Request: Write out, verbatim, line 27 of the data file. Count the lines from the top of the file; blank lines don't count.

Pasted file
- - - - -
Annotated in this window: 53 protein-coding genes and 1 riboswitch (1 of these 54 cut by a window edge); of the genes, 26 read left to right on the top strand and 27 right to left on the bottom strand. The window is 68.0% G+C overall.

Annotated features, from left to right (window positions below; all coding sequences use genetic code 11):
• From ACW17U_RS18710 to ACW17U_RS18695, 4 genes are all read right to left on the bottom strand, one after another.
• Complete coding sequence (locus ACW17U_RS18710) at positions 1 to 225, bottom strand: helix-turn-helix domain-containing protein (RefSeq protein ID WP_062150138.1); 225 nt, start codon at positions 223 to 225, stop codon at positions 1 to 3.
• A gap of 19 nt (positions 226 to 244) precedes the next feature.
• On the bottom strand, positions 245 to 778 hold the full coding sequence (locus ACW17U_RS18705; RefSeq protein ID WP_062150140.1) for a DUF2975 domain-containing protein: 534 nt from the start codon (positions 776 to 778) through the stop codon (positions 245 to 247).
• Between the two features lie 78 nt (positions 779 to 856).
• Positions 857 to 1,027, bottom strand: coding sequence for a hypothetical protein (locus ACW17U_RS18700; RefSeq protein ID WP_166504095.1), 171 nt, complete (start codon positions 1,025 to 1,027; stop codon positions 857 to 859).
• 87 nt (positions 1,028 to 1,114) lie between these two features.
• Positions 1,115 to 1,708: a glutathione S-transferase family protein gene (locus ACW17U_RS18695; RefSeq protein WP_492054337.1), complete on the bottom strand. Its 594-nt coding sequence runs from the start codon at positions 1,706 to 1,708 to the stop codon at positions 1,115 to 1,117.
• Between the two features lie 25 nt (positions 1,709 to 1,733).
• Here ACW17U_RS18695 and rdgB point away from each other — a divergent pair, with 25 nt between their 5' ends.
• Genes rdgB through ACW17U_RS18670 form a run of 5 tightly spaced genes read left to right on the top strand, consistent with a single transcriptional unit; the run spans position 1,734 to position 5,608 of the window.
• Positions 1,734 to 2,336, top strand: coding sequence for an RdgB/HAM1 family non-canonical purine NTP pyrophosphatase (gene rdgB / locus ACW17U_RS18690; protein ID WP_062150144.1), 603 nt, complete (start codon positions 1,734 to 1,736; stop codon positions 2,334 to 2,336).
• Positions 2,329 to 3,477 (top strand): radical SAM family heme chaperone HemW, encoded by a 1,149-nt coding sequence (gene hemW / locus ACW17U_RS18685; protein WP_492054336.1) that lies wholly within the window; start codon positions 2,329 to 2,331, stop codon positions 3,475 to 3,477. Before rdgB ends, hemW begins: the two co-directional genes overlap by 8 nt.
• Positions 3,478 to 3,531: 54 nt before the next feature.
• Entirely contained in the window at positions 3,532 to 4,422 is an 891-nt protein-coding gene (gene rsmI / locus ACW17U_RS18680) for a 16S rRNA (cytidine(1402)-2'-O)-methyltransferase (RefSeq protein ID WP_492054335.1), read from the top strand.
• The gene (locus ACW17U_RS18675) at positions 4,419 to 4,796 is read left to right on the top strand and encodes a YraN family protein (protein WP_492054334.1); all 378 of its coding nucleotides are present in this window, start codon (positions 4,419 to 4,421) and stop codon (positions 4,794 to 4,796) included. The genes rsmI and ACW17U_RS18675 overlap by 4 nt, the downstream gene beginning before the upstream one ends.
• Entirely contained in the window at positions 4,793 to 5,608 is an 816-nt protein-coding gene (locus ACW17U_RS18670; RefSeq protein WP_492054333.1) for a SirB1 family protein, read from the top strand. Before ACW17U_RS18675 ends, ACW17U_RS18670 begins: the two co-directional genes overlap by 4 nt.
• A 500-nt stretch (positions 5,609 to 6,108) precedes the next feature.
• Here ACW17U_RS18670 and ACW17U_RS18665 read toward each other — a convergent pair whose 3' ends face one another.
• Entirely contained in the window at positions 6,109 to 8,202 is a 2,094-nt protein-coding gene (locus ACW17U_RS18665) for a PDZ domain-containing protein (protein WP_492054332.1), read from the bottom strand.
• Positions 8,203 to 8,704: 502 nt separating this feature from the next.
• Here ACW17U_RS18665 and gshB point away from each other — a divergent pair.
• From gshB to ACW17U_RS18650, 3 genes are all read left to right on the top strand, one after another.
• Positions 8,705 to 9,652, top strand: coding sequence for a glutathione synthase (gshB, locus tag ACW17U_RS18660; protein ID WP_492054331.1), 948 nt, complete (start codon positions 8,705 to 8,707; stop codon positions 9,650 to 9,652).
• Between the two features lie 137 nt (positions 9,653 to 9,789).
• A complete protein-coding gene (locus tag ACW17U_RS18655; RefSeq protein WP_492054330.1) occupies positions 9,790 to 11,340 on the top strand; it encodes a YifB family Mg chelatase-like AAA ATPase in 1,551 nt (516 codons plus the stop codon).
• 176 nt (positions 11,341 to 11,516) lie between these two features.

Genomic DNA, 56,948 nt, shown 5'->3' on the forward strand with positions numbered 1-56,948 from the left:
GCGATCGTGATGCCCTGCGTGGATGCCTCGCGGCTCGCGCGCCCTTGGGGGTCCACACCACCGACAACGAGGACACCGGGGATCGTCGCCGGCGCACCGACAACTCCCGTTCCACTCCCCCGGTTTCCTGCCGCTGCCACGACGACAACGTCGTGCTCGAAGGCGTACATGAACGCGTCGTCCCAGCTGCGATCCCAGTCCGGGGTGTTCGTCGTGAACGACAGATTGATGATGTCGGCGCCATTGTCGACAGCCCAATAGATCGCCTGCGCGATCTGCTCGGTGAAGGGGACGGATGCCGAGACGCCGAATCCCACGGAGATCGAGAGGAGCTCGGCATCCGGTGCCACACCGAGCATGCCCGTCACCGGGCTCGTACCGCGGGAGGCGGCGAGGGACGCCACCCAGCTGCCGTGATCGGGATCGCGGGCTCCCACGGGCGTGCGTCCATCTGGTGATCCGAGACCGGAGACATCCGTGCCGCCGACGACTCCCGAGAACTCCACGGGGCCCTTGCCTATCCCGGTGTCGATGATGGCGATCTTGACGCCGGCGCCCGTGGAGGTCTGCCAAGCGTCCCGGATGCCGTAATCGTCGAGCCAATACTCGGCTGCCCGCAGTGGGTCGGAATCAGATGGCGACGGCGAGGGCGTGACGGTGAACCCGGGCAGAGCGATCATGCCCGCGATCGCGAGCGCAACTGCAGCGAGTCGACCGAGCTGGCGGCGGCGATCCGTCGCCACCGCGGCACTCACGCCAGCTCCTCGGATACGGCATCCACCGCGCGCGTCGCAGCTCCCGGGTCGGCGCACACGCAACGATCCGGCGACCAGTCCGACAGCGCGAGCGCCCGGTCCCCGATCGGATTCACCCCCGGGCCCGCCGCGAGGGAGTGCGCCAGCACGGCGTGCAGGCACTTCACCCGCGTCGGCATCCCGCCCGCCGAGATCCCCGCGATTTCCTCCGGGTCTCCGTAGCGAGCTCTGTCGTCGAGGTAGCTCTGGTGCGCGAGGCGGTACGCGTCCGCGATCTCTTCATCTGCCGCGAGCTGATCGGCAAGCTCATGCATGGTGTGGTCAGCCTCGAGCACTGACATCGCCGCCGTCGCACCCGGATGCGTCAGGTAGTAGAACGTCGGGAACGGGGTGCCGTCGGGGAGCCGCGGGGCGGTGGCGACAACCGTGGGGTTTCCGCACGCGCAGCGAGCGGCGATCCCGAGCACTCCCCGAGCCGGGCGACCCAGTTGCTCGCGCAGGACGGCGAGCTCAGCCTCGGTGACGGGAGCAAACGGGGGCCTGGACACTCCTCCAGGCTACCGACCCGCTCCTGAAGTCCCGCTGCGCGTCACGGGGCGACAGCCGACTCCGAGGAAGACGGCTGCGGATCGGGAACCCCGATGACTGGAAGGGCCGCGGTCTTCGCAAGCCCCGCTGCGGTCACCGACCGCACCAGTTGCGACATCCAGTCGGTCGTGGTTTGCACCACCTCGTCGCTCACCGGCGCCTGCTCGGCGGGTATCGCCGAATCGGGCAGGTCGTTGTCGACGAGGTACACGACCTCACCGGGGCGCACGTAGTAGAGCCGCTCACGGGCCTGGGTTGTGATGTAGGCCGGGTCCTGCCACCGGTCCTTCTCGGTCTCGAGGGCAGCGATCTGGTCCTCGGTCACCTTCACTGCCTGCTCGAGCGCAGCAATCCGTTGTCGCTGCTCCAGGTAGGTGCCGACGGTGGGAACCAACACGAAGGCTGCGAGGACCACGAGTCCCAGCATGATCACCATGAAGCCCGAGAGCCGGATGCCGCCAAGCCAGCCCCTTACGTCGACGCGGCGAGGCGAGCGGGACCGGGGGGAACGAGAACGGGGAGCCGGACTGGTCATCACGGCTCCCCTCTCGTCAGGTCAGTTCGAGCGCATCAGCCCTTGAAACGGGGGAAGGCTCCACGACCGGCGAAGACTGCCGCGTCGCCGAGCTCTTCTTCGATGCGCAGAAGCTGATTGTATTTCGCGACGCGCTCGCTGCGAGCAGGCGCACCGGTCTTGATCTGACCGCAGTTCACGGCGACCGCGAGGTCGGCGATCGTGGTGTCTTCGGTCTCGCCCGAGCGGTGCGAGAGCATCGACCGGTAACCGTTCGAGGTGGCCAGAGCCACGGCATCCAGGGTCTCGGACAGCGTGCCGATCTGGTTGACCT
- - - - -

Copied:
• Between the two features lie 137 nt (positions 9,653 to 9,789).